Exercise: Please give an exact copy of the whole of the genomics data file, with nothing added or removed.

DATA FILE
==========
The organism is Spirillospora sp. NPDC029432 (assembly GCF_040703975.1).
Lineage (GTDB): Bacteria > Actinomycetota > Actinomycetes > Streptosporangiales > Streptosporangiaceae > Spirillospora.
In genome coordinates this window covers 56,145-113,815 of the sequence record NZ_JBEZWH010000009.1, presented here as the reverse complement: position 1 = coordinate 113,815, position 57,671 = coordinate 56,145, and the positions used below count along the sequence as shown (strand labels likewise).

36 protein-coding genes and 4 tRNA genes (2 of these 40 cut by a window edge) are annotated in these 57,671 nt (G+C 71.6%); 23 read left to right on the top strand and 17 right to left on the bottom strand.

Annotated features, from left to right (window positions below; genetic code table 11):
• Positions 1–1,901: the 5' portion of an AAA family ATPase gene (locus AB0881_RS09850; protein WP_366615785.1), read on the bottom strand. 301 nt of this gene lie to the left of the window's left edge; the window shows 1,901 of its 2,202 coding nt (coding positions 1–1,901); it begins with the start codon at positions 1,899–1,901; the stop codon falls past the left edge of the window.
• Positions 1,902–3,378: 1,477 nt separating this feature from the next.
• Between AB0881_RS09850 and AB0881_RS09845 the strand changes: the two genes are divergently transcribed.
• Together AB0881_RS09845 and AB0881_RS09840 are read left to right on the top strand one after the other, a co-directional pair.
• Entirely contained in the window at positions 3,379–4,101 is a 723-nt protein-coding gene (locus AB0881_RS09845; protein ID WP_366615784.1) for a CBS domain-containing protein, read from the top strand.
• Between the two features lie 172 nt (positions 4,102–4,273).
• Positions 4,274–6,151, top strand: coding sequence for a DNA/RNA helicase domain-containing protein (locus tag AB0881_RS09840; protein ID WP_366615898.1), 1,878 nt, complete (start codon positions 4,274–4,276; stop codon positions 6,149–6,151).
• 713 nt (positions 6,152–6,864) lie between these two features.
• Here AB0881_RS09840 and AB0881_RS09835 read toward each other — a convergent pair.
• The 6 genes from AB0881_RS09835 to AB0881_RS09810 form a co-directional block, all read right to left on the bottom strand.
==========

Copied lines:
The organism is Spirillospora sp. NPDC029432 (assembly GCF_040703975.1).
Lineage (GTDB): Bacteria > Actinomycetota > Actinomycetes > Streptosporangiales > Streptosporangiaceae > Spirillospora.
In genome coordinates this window covers 56,145-113,815 of the sequence record NZ_JBEZWH010000009.1, presented here as the reverse complement: position 1 = coordinate 113,815, position 57,671 = coordinate 56,145, and the positions used below count along the sequence as shown (strand labels likewise).

36 protein-coding genes and 4 tRNA genes (2 of these 40 cut by a window edge) are annotated in these 57,671 nt (G+C 71.6%); 23 read left to right on the top strand and 17 right to left on the bottom strand.

Annotated features, from left to right (window positions below; genetic code table 11):
• Positions 1–1,901: the 5' portion of an AAA family ATPase gene (locus AB0881_RS09850; protein WP_366615785.1), read on the bottom strand. 301 nt of this gene lie to the left of the window's left edge; the window shows 1,901 of its 2,202 coding nt (coding positions 1–1,901); it begins with the start codon at positions 1,899–1,901; the stop codon falls past the left edge of the window.
• Positions 1,902–3,378: 1,477 nt separating this feature from the next.
• Between AB0881_RS09850 and AB0881_RS09845 the strand changes: the two genes are divergently transcribed.
• Together AB0881_RS09845 and AB0881_RS09840 are read left to right on the top strand one after the other, a co-directional pair.
• Entirely contained in the window at positions 3,379–4,101 is a 723-nt protein-coding gene (locus AB0881_RS09845; protein ID WP_366615784.1) for a CBS domain-containing protein, read from the top strand.
• Between the two features lie 172 nt (positions 4,102–4,273).
• Positions 4,274–6,151, top strand: coding sequence for a DNA/RNA helicase domain-containing protein (locus tag AB0881_RS09840; protein ID WP_366615898.1), 1,878 nt, complete (start codon positions 4,274–4,276; stop codon positions 6,149–6,151).
• 713 nt (positions 6,152–6,864) lie between these two features.
• Here AB0881_RS09840 and AB0881_RS09835 read toward each other — a convergent pair.
• The 6 genes from AB0881_RS09835 to AB0881_RS09810 form a co-directional block, all read right to left on the bottom strand.